A Spokane man who stockpiled what federal prosecutors described as a “troubling” arsenal of illegal weapons will spend the next four years in prison.
Ronald L. Struve, 67, was also sentenced today in Seattle to two years probation and ordered to undergo mental health treatment. U.S. District Court Judge Marsha Pechman said his arsenal posed “a huge danger to the community,” according to the Associated Press.
Struve, a legal stenographer, was arrested in Spokane in January after federal agents raided a storage locker in Bellevue, seizing 37 machine guns, 54 grenades, two grenade launchers and 7.5 pounds of C-4 plastic explosives.
The arsenal was discovered when rent wasn’t paid and the Bellevue unit’s contents were auctioned last November.
The agents also searched a stored vehicle and two rental units at 2814 N. Napa St. in Spokane leased by Struve, seizing seven machine guns, a Russian sniper rifle, an AK-47 assault rifle, and a host of machine gun parts that are illegal to own without proper federal licenses.
Agents also seized 33 other legal firearms for safekeeping from the north Spokane location, according to court documents. Prosecutors say many of the weapons had been stolen from the military.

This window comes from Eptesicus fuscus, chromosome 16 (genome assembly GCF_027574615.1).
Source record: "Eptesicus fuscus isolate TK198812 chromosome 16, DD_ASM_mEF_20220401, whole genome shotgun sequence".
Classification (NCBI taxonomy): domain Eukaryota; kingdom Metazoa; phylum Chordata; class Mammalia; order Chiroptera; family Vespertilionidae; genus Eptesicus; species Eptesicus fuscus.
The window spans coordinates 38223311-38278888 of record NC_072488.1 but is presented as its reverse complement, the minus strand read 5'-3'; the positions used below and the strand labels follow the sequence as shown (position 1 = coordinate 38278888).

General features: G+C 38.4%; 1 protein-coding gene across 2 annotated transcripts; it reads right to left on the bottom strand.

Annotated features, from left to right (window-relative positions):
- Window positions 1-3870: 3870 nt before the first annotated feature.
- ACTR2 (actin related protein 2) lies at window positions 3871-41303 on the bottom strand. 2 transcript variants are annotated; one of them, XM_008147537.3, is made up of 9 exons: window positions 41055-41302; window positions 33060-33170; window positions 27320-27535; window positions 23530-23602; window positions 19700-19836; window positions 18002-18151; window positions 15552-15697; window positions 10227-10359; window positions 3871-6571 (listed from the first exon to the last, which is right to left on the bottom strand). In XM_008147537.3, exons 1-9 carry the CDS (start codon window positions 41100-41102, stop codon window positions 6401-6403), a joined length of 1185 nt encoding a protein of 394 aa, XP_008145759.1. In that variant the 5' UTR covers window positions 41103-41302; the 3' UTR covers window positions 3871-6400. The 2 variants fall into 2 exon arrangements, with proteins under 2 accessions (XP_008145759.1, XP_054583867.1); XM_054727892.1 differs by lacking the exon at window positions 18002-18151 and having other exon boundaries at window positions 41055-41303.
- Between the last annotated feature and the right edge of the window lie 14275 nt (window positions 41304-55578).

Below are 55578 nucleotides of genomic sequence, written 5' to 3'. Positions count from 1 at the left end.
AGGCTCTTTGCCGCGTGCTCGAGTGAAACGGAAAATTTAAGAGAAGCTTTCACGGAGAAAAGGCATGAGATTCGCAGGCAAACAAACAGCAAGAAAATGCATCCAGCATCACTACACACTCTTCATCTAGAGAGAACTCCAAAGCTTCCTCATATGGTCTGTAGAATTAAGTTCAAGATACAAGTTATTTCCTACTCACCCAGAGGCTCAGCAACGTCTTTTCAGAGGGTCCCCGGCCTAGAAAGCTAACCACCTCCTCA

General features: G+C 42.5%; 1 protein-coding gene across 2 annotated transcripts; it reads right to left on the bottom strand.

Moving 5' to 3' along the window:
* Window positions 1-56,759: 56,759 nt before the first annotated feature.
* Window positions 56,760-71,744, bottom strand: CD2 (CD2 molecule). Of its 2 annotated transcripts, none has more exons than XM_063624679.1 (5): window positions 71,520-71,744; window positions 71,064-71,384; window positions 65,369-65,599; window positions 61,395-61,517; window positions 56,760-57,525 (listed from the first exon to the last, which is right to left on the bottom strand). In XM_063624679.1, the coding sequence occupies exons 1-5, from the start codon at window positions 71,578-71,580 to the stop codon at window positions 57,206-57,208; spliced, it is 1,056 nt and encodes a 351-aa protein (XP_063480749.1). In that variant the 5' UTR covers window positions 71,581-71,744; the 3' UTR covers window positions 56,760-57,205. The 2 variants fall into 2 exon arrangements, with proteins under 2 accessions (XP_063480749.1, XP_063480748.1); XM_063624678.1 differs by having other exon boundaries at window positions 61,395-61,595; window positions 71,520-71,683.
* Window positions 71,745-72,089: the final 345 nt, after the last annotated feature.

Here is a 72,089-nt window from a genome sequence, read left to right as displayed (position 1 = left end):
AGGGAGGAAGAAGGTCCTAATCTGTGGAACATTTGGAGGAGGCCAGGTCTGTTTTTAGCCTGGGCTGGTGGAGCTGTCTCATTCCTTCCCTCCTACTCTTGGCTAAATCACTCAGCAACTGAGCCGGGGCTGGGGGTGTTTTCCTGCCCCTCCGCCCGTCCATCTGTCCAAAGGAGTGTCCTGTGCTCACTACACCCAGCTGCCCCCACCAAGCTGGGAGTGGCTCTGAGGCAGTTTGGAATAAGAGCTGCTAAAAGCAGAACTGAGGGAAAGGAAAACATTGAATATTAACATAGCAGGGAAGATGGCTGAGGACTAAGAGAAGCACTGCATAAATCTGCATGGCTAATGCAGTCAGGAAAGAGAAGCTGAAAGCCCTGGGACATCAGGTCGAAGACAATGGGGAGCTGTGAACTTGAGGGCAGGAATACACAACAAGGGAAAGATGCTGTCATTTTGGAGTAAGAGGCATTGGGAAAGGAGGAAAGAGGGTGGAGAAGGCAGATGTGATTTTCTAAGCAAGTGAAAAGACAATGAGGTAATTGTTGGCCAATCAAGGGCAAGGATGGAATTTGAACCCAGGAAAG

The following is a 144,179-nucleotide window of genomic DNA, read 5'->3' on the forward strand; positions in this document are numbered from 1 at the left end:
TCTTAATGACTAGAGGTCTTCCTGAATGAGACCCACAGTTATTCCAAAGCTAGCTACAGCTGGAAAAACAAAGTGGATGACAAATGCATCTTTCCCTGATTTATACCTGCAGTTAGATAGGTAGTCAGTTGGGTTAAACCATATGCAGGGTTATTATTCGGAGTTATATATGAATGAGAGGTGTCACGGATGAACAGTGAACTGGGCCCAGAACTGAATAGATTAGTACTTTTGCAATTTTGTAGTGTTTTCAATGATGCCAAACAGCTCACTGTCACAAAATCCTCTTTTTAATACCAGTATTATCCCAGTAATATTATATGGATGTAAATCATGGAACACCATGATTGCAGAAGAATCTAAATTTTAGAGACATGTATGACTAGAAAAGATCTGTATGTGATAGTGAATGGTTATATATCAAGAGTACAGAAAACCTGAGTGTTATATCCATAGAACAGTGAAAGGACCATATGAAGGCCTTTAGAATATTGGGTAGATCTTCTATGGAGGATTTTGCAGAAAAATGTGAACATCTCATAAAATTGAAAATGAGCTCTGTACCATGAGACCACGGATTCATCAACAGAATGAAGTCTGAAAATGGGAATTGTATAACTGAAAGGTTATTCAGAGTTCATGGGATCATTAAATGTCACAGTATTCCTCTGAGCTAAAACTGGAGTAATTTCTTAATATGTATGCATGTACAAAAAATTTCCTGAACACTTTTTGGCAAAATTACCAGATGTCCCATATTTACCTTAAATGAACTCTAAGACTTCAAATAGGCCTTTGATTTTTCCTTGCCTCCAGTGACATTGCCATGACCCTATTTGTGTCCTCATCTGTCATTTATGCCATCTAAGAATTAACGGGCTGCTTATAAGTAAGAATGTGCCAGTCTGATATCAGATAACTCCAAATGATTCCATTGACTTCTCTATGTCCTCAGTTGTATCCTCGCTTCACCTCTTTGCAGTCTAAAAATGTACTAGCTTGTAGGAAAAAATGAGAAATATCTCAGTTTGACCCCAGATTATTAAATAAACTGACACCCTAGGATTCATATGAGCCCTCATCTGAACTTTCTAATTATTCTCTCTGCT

The arsenal was discovered when rent wasn’t paid and the unit’s contents were auctioned last November. Struve was born in Los Angeles and worked as a court reporter in Eugene, Ore; King County Superior Court and as a freelance court reporter in Spokane, according to Stansell.
Struve’s lawyer, Jay Stansell, has described his client as “nothing more than a loner-type person with some unusual political ideas.”
In a sentencing memorandum, Stansell said Struve collected the weapons back in the 1970s for fear of a Cold War threat.
He bought the weapons over several years from a man he met at a gun show who claimed to be a Navy SEAL, Stansell wrote, as was "chagrined and embarrassed" to be facing prison time now.
"As time passed, and as the perceived imminent threat of communist invasion never materialized, Mr. Struve found himself encumbered by this long ago acquired arsenal," Stransell wrote. "But he never attempted to dispose of it, because of the obvious, practical difficulties of doing so, as well as his personal inclination to never get rid of anything."